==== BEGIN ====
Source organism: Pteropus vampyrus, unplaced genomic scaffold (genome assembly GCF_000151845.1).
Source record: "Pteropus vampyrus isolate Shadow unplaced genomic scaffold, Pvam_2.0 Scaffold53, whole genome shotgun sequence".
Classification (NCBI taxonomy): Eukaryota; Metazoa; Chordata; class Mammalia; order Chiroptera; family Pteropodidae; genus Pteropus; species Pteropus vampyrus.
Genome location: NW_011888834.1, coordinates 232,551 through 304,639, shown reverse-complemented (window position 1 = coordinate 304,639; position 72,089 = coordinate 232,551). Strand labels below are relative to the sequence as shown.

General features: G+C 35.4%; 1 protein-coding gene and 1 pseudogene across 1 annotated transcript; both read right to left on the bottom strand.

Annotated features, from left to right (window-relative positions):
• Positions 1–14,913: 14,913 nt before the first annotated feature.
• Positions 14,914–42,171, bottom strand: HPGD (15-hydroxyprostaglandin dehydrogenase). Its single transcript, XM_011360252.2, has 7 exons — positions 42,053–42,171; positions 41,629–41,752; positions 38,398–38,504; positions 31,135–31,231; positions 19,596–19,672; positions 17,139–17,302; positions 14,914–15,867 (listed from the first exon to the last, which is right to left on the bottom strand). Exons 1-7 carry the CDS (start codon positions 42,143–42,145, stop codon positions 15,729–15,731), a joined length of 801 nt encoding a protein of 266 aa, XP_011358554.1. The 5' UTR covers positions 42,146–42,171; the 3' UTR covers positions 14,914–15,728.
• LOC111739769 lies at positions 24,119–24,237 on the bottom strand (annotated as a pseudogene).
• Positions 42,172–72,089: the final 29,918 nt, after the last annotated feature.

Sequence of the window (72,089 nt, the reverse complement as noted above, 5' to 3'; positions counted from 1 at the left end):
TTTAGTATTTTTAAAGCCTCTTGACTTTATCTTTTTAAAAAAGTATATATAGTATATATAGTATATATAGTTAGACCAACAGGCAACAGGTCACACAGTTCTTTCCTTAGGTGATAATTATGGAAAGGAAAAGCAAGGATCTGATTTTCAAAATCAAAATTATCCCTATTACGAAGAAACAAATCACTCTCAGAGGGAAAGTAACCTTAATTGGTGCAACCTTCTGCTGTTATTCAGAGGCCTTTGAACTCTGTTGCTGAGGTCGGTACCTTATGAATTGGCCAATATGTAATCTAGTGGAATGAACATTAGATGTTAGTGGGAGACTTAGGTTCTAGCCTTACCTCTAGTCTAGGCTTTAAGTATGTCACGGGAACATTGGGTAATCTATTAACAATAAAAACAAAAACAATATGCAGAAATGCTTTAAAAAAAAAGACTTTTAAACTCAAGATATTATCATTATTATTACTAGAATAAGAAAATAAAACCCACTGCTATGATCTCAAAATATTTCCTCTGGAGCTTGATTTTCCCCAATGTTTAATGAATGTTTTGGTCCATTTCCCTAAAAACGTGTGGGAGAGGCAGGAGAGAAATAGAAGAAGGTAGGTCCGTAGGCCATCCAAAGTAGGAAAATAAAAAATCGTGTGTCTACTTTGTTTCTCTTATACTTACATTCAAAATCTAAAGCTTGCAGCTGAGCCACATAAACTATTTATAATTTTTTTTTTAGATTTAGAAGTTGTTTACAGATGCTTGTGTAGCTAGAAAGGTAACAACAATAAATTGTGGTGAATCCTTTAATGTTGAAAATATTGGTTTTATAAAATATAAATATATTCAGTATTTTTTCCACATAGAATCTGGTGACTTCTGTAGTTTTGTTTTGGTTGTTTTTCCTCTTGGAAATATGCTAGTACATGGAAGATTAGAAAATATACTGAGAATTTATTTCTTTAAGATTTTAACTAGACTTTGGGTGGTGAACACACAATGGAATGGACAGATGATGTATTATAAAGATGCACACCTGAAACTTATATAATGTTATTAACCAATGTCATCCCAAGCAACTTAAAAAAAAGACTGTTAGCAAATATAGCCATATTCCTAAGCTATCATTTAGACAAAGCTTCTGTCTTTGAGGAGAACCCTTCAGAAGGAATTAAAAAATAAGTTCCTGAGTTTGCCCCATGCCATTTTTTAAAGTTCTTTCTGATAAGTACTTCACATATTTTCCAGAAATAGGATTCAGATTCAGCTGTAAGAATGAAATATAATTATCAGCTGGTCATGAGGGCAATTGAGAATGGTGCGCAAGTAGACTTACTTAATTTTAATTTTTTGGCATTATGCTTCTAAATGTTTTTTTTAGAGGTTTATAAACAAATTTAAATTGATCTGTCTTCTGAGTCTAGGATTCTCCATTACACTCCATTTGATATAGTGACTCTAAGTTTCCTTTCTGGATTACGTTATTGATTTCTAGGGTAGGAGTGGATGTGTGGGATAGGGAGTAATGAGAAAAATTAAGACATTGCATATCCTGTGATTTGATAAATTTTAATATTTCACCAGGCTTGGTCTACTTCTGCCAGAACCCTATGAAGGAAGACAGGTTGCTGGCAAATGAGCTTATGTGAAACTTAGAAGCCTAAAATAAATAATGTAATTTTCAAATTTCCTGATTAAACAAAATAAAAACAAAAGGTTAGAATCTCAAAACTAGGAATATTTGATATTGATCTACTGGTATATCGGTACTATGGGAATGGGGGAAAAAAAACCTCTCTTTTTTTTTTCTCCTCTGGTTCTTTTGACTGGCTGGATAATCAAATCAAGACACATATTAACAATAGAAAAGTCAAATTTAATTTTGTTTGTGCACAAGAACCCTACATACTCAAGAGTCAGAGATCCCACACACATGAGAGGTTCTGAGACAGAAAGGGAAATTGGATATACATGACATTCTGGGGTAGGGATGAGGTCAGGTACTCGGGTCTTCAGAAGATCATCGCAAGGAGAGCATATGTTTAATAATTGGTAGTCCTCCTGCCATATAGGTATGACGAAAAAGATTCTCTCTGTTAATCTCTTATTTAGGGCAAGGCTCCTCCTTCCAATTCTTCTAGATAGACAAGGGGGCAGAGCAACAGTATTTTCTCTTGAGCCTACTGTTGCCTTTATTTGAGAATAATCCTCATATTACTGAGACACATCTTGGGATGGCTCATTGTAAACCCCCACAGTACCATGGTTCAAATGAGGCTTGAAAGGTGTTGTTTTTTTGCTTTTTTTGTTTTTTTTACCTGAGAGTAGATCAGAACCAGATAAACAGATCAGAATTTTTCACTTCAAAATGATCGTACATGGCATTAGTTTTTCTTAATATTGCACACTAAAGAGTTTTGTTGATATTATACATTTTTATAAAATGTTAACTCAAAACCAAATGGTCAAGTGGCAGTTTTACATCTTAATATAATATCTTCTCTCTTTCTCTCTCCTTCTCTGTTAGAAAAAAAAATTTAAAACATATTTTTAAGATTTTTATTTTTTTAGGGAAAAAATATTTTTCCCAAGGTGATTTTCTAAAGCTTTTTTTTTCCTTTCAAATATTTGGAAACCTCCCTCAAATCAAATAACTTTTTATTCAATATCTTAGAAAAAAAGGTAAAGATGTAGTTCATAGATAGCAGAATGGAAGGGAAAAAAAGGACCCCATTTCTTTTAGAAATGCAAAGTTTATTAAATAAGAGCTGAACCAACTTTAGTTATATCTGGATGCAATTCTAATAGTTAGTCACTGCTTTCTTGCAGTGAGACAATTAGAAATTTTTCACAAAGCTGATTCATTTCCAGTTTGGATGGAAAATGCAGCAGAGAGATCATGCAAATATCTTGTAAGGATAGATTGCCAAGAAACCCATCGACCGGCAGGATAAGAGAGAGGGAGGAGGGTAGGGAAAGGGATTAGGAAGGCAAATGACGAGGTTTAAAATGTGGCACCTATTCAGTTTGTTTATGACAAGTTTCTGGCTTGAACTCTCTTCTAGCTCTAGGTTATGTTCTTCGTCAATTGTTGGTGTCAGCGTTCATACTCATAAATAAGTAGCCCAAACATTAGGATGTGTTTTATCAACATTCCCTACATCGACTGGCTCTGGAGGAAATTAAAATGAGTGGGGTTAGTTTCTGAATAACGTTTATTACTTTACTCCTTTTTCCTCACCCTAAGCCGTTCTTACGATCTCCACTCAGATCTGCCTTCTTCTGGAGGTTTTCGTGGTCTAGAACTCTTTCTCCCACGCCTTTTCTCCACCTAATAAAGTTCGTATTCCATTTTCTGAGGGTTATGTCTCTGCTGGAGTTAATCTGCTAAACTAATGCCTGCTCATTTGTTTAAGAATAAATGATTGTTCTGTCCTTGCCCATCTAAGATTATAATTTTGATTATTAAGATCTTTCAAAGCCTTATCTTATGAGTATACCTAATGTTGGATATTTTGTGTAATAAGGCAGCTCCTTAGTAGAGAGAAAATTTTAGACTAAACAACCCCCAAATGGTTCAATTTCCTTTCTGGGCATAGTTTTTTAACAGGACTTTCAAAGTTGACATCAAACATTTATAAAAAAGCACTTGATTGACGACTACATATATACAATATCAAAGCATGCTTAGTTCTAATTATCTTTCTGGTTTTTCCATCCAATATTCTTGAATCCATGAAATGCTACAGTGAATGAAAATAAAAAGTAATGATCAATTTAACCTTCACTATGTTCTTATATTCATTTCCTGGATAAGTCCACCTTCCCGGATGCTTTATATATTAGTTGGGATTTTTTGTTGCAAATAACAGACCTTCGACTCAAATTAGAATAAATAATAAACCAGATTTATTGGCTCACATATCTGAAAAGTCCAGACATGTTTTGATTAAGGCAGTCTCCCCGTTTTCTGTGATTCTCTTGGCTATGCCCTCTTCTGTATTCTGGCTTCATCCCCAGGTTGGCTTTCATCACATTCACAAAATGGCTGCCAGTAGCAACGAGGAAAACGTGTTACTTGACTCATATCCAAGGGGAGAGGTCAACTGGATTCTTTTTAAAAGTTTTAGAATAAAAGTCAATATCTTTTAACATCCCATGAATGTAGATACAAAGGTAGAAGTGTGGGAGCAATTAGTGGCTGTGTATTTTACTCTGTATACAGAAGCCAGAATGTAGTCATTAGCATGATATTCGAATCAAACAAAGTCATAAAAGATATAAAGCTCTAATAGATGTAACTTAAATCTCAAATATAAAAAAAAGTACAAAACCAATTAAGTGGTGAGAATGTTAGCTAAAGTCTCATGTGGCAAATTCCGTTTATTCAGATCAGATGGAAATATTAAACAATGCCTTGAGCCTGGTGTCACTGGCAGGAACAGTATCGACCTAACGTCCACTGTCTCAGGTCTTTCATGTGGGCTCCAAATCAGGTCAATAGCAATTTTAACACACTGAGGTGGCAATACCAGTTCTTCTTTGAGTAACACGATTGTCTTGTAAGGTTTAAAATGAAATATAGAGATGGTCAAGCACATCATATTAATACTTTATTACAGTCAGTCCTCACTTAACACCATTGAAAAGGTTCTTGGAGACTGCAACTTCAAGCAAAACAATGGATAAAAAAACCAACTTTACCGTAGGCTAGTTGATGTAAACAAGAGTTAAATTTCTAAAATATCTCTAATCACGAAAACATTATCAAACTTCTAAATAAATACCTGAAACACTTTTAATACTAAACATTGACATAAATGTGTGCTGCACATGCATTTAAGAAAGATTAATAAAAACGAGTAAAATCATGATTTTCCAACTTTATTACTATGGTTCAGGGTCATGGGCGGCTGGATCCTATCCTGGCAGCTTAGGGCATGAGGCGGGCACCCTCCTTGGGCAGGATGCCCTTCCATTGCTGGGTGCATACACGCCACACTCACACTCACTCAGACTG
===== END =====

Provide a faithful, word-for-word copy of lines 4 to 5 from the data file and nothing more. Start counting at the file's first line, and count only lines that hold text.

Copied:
Genome location: NW_011888834.1, coordinates 232,551 through 304,639, shown reverse-complemented (window position 1 = coordinate 304,639; position 72,089 = coordinate 232,551). Strand labels below are relative to the sequence as shown.

General features: G+C 35.4%; 1 protein-coding gene and 1 pseudogene across 1 annotated transcript; both read right to left on the bottom strand.